She is a Fireboat - John J. Harvey

- by Mousumi DuttaRay

As a newcomer to the city I was looking for an apartment to live. I have come to the city before, infact, a few times. As a graduate student, I first visited in a conference meeting. Next time it was to visit a friend on a Christmas Holiday and then again to meet the celebrated artist from India by the name Paresh Maity. I had come one more time just as a tourist. It was not an easy or a quick trip from the midwest. It needed lot of planning ahead of time and a list of items on the agenda for the trip. Each time the stay was hectic, as always is in the case of tourists. Finally, we moved for good and now I am a proud New Yorker!

After moving to the city and living in the West Village on a make-shift arrangement with a friend, we decided to look for an apartment in the city. On one such hunting trip we came to the Battery Park city and went to see an apartment on Rector Street. It was a nice apartment with a cool view of the Hudson river and the Lady Liberty. The owner of the apartment was a gentleman in his late 50s. As we were amazed by the breathtaking view he started giving tips about the things that we could do on weekends on the Hudson. Most probably he was making a case for the apartment but looking back I am glad that I had had that conversation with him. He was the one who told us about John J. Harvey. He did not remember the exact name but said the trip on the fireboat is something to be cherished. We did not get that apartment for some other reason but we moved in to the neighborhood and we can boast of getting the "room with a view".

Few days on the weekends we spotted the ship that makes the rainbow. We called it the Fountain boat as the water pours out her many sprouts. I took out my camera and shot it and named it as "Rainbowmaker'. Today, NY 360 degree revealed to me her real identity. Indeed, she is the fireboat, she is John J. Harvey.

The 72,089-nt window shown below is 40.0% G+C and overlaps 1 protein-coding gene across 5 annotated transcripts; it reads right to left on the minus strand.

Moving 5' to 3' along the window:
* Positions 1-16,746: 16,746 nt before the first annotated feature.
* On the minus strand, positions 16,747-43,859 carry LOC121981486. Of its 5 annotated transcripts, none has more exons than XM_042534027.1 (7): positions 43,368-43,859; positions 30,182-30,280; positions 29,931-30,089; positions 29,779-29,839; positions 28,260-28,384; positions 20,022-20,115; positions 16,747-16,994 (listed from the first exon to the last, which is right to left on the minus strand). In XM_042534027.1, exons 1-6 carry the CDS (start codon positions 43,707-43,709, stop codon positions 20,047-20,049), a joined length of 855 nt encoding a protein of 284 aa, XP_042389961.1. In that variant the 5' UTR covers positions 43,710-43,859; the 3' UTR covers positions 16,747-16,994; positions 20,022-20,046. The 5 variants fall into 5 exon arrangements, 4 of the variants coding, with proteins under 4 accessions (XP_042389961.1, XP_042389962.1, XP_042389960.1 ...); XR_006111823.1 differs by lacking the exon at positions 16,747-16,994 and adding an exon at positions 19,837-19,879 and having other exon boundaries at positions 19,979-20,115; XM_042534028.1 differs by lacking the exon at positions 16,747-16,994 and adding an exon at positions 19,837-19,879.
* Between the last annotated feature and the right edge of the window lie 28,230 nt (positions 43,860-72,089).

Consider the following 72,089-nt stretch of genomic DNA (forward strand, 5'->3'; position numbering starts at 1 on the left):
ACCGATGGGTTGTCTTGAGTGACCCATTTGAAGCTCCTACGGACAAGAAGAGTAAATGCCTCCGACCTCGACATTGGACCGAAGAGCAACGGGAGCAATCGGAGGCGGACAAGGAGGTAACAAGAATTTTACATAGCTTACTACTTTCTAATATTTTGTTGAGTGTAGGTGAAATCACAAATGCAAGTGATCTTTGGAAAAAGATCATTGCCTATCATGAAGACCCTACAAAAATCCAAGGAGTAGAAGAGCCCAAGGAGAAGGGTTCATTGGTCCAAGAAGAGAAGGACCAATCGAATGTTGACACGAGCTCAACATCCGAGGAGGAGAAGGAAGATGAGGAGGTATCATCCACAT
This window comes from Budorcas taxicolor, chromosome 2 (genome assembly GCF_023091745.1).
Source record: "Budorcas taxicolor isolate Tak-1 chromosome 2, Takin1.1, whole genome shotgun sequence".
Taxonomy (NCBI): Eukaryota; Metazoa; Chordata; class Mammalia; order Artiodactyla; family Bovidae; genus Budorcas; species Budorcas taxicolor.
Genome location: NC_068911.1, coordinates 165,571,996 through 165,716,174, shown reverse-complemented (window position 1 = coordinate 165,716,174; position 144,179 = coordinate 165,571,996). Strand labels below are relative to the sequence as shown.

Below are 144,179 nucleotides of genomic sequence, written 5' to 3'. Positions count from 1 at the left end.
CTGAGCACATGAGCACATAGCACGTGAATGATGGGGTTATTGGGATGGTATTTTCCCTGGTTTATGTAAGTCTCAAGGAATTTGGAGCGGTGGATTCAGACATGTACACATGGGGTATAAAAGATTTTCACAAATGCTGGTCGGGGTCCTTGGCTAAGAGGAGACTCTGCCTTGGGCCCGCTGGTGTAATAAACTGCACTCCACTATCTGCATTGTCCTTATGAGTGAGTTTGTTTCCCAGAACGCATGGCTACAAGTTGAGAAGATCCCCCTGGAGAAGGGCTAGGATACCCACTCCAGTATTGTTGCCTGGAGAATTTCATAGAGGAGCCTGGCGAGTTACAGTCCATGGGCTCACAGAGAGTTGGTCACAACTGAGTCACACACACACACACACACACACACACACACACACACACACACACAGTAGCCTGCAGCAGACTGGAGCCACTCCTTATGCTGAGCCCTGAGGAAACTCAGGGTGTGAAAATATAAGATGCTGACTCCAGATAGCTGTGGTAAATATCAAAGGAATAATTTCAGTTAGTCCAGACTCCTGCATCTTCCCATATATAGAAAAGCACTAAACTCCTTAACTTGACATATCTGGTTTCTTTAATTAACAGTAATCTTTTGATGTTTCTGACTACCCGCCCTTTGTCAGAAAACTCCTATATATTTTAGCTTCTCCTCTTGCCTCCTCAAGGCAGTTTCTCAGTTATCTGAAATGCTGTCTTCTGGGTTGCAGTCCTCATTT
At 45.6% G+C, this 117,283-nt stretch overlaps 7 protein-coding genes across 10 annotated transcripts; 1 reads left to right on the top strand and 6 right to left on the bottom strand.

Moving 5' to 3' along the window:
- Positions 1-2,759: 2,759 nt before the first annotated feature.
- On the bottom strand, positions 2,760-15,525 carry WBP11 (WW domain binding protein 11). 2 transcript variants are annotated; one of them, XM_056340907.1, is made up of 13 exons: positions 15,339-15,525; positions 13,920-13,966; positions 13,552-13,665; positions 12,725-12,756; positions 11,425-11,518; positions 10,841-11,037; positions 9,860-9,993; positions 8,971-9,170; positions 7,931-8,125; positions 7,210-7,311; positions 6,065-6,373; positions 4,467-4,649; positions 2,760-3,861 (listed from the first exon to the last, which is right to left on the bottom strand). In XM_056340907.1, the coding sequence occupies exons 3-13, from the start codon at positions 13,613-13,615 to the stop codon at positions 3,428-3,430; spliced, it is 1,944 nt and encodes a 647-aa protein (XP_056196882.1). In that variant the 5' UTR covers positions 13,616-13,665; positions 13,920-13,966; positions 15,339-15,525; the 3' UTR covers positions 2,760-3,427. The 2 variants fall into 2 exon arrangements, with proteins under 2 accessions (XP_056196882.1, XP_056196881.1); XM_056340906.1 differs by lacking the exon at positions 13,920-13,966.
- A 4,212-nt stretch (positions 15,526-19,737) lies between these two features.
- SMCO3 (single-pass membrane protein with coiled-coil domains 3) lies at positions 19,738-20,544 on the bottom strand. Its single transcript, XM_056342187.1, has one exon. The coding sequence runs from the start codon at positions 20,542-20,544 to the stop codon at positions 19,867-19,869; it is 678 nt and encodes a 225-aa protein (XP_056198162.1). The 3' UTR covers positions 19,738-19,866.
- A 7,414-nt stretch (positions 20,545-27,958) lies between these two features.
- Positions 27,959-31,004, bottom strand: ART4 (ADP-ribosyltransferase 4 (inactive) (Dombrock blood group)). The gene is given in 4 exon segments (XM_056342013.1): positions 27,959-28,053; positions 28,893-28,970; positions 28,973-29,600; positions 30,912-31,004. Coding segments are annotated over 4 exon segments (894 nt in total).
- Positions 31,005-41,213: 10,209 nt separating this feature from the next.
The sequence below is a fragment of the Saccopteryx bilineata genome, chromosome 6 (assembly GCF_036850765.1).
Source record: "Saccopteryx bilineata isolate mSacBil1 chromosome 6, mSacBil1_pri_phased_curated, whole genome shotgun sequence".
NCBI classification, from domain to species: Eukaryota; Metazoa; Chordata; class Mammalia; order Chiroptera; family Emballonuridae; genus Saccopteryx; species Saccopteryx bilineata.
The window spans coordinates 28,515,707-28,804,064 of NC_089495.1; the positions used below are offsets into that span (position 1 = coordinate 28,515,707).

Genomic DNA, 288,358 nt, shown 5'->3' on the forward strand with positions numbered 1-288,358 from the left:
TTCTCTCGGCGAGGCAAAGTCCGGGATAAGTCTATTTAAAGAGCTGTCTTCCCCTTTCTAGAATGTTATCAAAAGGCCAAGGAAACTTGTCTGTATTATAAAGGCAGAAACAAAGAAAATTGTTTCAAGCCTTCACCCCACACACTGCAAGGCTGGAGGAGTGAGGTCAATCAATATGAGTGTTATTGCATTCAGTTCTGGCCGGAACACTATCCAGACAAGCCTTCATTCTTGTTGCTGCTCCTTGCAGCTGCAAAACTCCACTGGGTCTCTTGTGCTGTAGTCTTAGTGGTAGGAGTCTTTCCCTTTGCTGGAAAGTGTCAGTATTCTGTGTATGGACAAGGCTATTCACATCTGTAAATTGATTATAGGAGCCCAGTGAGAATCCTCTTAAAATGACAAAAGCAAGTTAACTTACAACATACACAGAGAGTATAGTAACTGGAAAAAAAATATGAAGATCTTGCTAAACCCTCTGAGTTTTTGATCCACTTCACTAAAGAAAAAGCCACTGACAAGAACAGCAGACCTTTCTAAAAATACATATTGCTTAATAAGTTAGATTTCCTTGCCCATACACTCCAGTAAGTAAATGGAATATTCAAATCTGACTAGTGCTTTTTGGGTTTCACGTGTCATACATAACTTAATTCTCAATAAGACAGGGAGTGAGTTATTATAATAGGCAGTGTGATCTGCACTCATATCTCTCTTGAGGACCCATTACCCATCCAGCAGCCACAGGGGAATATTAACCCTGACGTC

It is interesting though, the name she bears is not common to her gender, so indeed she is unique in her own right. (I wondered always why a ship is always feminine, but I can google it later. Now, let's talk about her).

She was born in 1931. At birth she was 130 ft and 268 net tons, is among the most powerful fireboats ever in service. She has five 600 HP diesel engines, and has the capacity to pump 18,000 gallons of water a minute. Her pumps are powerful enough - were so since when she and the George Washington Bridge were both brand new. She was retired from service in 1994, by the New York City Fire Department. Her current owners, got her in 1999 and are taking good care of her. For her service and achievements, she was placed on The National Register of Historic Places in June 2000.
Her owners have been working since 1999 to raise awareness about the importance of historic vessels to the history of our City and our nation - and they are succeeding! They make trips with her up the Hudson, and promote the interest in the waterfront for towns in the state of New York. They offer public access to our harbor, training in new skills, and a chance to preserve an important part of our history.
Her ongoing restoration has become the focus of a growing community based voluntary effort.

Where is she now? She has a home in Pier 66 Maritime, North River (as the lower Hudson is properly called), between West 26th and West 27th Streets. This historic ship’s pier is home to Frying Pan (a National-Register listed light ship) Bertha, an English tug now undergoing restoration, and a variety of small human-powered boating activities. In fact, the pier itself is really a historic Lackawanna railway barge. There is also a wonderful grill with a bar in season.

A wildly diverse community of interest has formed around this great vessel, including retired professionals, volunteers and members of the local and national community. Everyone is welcome to join ! Be a guest and let her be the host of one of the most wonderful and memorable days of your life on the Hudson.